‘Revisiting Genesis’ is a video series of twelve parts that begins with a familiar request by an automated operator to “state your symptoms”, as a group of artists living with chronic conditions converse about ‘Genesis’, a fictional artist who is dying but whose lack of embodiment creates an effect both confusing and strange. The group discuss what to do for Genesis, and the sense of health services outsourced to a voice is at once supportive, yet distant and chilling. Alongside these scenes are discussions between Martin O’Brien; an artist called ‘Bambi’ who is living with cystic fibrosis, and a ‘digital legacy’ support worker. Bambi is a blogger whose love of sharks is playfully printed all over his t-shirts; his boyhood passion now an echo of a sinister force ready to take him below as he prepares for the end of life.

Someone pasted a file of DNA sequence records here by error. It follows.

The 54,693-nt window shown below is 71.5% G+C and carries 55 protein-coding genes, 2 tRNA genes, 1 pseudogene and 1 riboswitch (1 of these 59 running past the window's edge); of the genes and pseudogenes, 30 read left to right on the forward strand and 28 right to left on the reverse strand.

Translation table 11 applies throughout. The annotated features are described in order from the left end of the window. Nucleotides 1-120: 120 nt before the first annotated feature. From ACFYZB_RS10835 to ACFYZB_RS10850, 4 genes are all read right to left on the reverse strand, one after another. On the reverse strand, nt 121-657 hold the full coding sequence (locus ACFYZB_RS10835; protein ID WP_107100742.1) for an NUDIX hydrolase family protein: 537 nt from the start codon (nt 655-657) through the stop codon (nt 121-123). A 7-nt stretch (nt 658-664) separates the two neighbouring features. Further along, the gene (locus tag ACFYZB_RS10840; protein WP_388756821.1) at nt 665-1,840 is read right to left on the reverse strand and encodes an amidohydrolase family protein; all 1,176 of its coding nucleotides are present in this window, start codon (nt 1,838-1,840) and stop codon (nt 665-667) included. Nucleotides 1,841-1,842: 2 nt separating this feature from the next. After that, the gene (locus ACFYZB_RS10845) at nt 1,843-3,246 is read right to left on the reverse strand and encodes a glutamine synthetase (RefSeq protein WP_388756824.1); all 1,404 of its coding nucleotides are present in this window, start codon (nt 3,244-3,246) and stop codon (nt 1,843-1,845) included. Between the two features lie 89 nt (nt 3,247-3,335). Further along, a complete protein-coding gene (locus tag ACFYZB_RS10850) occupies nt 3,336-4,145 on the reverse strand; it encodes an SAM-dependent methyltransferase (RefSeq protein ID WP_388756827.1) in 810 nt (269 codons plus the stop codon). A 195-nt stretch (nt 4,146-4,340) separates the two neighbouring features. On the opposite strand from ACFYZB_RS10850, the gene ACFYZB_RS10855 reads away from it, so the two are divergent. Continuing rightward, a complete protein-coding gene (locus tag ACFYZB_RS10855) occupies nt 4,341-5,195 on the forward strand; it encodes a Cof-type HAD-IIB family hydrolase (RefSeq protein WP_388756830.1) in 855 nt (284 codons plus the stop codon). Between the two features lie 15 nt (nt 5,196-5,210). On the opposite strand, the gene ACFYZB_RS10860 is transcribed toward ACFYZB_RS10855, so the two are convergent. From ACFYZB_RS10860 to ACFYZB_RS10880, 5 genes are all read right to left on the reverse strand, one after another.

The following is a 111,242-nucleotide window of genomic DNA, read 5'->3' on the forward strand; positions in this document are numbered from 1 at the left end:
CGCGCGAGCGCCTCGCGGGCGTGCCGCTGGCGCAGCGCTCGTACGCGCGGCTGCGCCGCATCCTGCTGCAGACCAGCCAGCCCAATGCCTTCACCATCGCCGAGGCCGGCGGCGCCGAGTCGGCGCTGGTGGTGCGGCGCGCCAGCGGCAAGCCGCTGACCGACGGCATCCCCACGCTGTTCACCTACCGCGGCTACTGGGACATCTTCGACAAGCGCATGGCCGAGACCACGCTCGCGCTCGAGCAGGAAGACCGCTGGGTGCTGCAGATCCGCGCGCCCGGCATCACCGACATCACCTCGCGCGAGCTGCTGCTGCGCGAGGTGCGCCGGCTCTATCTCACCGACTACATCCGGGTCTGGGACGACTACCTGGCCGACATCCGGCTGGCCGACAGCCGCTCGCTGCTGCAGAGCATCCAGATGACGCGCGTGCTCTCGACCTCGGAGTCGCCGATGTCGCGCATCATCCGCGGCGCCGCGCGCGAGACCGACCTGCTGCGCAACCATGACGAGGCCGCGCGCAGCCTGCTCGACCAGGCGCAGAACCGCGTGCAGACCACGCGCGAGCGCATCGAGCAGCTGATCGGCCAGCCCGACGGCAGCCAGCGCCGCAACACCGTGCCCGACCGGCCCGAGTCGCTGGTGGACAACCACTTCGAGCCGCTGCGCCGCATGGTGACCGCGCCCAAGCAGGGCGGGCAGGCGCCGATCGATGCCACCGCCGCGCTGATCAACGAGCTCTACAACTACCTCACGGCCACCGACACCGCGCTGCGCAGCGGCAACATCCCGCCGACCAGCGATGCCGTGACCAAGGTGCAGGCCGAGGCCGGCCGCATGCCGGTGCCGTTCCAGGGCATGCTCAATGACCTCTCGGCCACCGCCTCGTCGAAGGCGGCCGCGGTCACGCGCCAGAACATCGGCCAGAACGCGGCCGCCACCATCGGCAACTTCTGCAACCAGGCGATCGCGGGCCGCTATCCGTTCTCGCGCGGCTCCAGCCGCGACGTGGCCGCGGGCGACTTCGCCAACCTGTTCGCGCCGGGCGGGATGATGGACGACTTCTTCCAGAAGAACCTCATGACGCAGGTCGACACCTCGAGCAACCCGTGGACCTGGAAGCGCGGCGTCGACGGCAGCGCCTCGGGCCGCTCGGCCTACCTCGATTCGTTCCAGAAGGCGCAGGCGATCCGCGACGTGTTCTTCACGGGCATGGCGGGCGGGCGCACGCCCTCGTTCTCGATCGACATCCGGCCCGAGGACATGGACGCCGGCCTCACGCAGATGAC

These dialogues are analogous to that of a therapist and client relationship, but move beyond the emotional contact of two people and into the corporatisation of death. The discussion encourages Bambi to prepare a posthumous ‘slideshow’ to be sent to family and friends after death. In a later episode the assistant explains to O’Brien that the average adult will have 30-40 digital accounts at the time of death. What we ‘do’ with these assets and accounts is a question we all now face. When asked whether he cares about his digital legacy O’Brien responds, with a sense of baffled fear, ‘I think I do’.
Ashery’s 2019 commission follows the journey of the artist and her family during the death of her father. I found this a humbling and moving piece. Filmed over three years using mobile phone footage, shot mostly amidst and within the home, we do not encounter the medicalisation of death and dying but instead the rather ordinary ‘at home’ routines of her father reading the local newspaper and watching the posturing of politicians on the TV news; the background noise to the gradual deterioration of his body.